The career of William E. Loy [1841-1906] (obituary) of San Francisco CA was anchored in the printing industry and in writing about it. His favorite subject was type; and in the course of his “day job” as a printing equipment sales representative, he personally visited the executives and personnel of every US typefoundry.
The Berkeley Daily Gazette praised him as “one of the most noted experts of type in the United States. In matter of knowledge, he ranked next to Dr. De Vinne.”1
Loy was the only published eye-witness to 19th-century type history who recognized the real heroes of US typefounding: the geniuses who imagined new letterforms, drew them and/or prepped them for mass production.
With few exceptions (BBS 1880s and 1890s), staff designers employed by 19th-century US TFs also cut type. Perhaps because this process involved manual labor, they were typically regarded as workmen rather than artists.
Since most of their employers or clients had merged with American Type Founders’ Company [ATF] starting in 1892, Loy foresaw that knowledge of their contributions soon might be forgotten, minimized or lost in a jumble of stored records.
He was well acquainted with a neighboring Californian, Gustav F. Schroeder of Mill Valley, an independent type designer/engraver formerly employed by Central TF (St. Louis, MO). One day, Schroeder told Loy that John F. Cumming had cut the blockbuster DTF faces Quaint#=Desdemona# and Virile.2 This very conversation may have hatched Loy’s plan to honor these unsung heroes, especially their pre-ATF work.
In 1896, The Inland Printer enthusiastically accepted his proposal for a series of monthly articles about them. On August 15 and again a few days later, he initiated research correspondence with the first of these men he believed were still living:
- Herman Ihlenburg (MSJ/ATF Philadelphia)
- William W. Jackson (MSJ/Independent)
- Edwin C. Ruthven (MSJ/ATF Philadelphia)
- Rudolph Gnichwitz (Keystone TF, Philadelphia)
- John F. Cumming (Boston and Dickinson/Phelps & Dalton TFs, Boston)
- Nicholas J. Werner (Central TF/Independent)
- Berne Nadall (Barnhart Brothers & Spindler, Chicago)
- Charles E. Heyer (Boston TF/Barnhart Brothers & Spindler, Chicago)
His letters requested lists of…
“… some of the principal faces you have designed and cut. As you are aware, the type founders usually get all the credit for new and novel designs while the man who furnishes the brains and has the art instinct sufficiently developed to originate these designs, is kept in the background and is actually unknown to the printing world.”
At one point during negotiations with The Inland Printer, it was agreed that specimens would be published. As it turned out, this ambitious goal was later abandoned. With their monograph, Nineteenth-Century American Designers Engravers of Type published in 2009, Alistair M. Johnson and Stephen O. Saxe3 attempted to remedy this situation. Their monograph reprints Loy’s original articles supplemented with catalog showings.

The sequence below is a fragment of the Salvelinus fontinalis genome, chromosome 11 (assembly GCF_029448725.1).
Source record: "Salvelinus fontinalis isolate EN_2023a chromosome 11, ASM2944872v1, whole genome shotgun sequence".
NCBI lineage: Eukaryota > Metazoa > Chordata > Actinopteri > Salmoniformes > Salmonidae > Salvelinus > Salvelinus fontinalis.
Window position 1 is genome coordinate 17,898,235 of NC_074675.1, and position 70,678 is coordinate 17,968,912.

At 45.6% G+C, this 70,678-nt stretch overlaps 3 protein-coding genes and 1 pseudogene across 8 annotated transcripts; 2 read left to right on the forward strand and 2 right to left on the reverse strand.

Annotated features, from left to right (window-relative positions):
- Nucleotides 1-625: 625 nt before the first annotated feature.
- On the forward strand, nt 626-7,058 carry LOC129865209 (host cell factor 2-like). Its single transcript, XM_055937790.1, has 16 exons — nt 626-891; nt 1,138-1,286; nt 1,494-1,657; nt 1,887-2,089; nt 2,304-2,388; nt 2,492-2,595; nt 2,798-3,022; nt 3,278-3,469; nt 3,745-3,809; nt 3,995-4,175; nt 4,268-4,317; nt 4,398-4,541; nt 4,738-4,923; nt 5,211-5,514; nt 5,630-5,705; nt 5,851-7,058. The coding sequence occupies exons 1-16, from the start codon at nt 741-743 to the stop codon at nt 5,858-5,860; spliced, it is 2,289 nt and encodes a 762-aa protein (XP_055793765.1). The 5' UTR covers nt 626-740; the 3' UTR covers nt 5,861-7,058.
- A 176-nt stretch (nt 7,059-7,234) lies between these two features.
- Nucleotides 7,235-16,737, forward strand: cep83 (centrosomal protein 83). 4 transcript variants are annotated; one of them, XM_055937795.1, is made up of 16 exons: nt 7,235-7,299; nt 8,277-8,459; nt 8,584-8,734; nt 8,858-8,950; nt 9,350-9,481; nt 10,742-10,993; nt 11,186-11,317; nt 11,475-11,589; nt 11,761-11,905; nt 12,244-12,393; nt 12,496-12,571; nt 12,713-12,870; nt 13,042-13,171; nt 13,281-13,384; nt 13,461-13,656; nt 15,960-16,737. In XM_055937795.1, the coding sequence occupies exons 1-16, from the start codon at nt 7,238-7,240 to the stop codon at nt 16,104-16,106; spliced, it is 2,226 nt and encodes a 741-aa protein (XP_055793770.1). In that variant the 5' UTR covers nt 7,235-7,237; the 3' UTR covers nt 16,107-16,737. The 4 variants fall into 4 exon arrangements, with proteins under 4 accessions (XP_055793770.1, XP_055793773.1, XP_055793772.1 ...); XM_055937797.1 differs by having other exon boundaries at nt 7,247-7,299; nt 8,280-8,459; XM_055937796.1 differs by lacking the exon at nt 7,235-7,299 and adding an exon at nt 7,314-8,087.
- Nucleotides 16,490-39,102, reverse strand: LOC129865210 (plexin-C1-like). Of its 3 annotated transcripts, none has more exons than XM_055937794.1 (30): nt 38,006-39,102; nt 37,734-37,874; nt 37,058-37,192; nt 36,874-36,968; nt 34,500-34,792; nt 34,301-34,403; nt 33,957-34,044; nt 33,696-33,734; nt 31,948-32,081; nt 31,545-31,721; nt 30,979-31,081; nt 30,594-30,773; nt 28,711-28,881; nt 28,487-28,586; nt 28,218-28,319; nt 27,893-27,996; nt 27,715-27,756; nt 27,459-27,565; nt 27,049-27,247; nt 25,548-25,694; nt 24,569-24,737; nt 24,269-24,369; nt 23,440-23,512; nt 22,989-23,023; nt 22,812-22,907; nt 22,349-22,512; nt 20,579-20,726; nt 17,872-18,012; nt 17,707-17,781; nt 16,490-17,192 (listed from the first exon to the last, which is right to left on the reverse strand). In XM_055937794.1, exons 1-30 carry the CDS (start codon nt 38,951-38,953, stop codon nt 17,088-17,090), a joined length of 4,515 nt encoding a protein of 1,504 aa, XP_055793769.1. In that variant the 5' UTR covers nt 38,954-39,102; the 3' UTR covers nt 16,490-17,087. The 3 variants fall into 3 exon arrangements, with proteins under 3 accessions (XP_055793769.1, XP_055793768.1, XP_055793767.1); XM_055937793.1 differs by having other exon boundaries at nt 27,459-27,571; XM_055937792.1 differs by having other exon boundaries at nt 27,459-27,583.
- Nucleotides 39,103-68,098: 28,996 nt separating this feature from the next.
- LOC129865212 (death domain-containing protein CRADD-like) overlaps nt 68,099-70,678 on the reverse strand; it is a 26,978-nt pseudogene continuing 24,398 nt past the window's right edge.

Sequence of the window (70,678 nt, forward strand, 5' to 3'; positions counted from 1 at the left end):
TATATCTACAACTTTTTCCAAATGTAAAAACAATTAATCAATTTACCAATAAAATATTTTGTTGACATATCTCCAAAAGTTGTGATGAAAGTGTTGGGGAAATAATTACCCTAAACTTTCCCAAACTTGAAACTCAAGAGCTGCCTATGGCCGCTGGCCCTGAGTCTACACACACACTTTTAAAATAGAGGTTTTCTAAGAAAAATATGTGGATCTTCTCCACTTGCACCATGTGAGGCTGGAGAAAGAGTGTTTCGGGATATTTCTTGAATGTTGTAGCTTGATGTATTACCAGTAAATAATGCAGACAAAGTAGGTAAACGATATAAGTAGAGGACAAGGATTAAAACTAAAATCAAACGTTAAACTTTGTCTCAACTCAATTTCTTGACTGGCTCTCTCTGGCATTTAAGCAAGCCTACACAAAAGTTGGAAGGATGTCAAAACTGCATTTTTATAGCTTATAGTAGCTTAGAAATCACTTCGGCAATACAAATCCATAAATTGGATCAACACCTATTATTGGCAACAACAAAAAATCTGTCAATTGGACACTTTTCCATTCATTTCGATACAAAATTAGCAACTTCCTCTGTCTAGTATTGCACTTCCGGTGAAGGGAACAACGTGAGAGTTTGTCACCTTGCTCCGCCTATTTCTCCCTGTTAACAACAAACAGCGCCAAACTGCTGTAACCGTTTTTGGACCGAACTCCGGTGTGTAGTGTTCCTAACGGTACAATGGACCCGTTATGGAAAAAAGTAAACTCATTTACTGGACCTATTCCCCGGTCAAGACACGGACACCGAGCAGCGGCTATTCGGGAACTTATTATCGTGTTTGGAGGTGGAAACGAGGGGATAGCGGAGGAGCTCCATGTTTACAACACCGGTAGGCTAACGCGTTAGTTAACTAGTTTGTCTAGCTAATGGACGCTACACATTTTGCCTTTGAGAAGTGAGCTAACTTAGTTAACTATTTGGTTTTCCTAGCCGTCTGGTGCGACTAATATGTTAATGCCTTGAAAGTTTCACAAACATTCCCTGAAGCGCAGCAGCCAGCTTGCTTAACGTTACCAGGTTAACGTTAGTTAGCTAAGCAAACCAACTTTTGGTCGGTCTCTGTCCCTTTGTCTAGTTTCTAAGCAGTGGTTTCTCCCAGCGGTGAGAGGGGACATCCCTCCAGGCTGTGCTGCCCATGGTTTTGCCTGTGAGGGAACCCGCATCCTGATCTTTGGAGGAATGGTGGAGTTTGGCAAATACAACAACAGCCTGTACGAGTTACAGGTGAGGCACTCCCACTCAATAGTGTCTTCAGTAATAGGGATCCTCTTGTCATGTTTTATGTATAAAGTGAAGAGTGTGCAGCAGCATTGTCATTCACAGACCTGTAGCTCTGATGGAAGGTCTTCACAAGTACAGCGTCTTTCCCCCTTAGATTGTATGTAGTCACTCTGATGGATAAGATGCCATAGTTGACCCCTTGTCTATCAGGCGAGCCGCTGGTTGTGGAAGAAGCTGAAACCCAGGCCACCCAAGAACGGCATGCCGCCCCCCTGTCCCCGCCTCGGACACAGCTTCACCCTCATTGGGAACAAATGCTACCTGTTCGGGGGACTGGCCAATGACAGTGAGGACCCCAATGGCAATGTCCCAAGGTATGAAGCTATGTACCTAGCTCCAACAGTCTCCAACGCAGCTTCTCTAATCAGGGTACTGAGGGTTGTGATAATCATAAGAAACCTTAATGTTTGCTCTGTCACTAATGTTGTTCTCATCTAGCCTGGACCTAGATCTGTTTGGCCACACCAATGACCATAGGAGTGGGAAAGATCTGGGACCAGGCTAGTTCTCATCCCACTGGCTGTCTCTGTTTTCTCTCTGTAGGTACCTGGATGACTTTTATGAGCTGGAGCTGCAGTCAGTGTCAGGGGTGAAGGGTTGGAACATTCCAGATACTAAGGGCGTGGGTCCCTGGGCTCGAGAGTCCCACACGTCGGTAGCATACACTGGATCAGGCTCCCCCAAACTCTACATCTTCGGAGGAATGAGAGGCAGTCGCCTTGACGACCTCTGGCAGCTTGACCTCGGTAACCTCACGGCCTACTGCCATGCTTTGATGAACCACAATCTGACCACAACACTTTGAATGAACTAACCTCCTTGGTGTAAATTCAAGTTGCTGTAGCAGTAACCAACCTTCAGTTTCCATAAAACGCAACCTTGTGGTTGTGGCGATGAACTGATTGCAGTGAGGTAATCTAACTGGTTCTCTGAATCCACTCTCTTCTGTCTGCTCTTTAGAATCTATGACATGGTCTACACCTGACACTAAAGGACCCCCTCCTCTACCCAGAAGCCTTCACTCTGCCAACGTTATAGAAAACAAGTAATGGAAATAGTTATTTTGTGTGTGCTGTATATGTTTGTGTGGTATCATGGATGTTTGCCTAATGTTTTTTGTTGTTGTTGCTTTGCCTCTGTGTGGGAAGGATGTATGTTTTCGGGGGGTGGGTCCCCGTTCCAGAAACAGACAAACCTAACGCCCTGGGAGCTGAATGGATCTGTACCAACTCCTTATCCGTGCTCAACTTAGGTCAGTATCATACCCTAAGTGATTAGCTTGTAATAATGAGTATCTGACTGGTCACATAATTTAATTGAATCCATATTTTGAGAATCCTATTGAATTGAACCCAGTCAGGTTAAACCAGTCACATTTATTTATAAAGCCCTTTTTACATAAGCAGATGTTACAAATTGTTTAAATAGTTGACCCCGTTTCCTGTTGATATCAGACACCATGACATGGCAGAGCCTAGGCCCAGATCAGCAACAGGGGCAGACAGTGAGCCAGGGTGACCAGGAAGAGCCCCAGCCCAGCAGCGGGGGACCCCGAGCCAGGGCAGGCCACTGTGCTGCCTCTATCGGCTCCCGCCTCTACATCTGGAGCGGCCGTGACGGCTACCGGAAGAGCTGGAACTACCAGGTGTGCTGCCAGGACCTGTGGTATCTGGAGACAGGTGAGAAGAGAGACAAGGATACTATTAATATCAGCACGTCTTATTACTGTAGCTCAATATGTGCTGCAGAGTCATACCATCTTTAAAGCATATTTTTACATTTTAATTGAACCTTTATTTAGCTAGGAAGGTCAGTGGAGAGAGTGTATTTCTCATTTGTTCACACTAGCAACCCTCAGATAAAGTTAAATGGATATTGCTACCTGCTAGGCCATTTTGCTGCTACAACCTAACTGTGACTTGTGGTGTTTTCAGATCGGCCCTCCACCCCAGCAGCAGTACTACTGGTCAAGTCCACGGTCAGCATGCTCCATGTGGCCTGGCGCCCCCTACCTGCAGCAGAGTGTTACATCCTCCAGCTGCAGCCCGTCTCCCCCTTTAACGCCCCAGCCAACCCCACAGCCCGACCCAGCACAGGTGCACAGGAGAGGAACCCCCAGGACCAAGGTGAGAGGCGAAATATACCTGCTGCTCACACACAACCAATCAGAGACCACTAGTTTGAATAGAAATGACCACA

After nearly two years of investigation and writing, an introduction to Designers and Engravers of Type was featured in February 1898; the last, in June 1900. Except for USPTO records (some pre-ATF TFs rarely or never applied for design patents), his precious anthology of first-hand accounts is the sole source of organized information about them.
Loy speculated no design nor cutting attributions. To the best of his ability, he reported as accurately as possible what his correspondents told him—to the best of their knowledge and recollection. The design and cutting credits he recorded solve many mysteries of faces patented by TF executives.
The second paragraph of Loy’s first biography clearly states Rule One of letterpress display-type research:
“Very few engravers of type faces work from their own designs; indeed, the qualifications are so dissimilar that one would hardly expect to find them in the same individual.” He then describes the usual collaboration of designer, TF executive and cutter: ideas, sketches, discussions, feedback and finally the pattern font for reproduction in additional sizes.4
In 1900-05, Loy published a second, equally indispensable, Inland Printer series on Typefounders and Typefounding in America. Nearly a century later, this information became the basis for Maurice Annenberg’s handbook, Type Foundries of America and Their Catalogs.5
- Berkeley Daily Gazette, 30 July 1906. Excerpted by Johnston, A.M.; Saxe, S.O. [Editors]: William E. Loy|Nineteenth-Century American Designers and Engravers of Type, page 1. Oak Knoll Books, New Castle, DE (2009).←
- Letters of William E. Loy, California Historical Society (San Francisco). Reproduced in Johnston, A.M.; Saxe, S.O. [Editors]: William E. Loy|Nineteenth-Century American Designers and Engravers of Type, pages 11-19. Oak Knoll Books, New Castle, DE (2009).←
- Johnston, A.M.; Saxe, S.O. [Editors] (2009): William E. Loy|Nineteenth-Century American Designers and Engravers of Type. Oak Knoll Books, New Castle, DE.←
- Loy, W.E.: Designers and Engravers of Type. In The Inland Printer, March 1898.←
- Annenberg, M.; Saxe, S.O. [Editor]; Lieberman, E.K. [Index] (1994): Type Foundries of America and Their Catalogs, page 276. Oak Knoll Press, New Castle, DE.←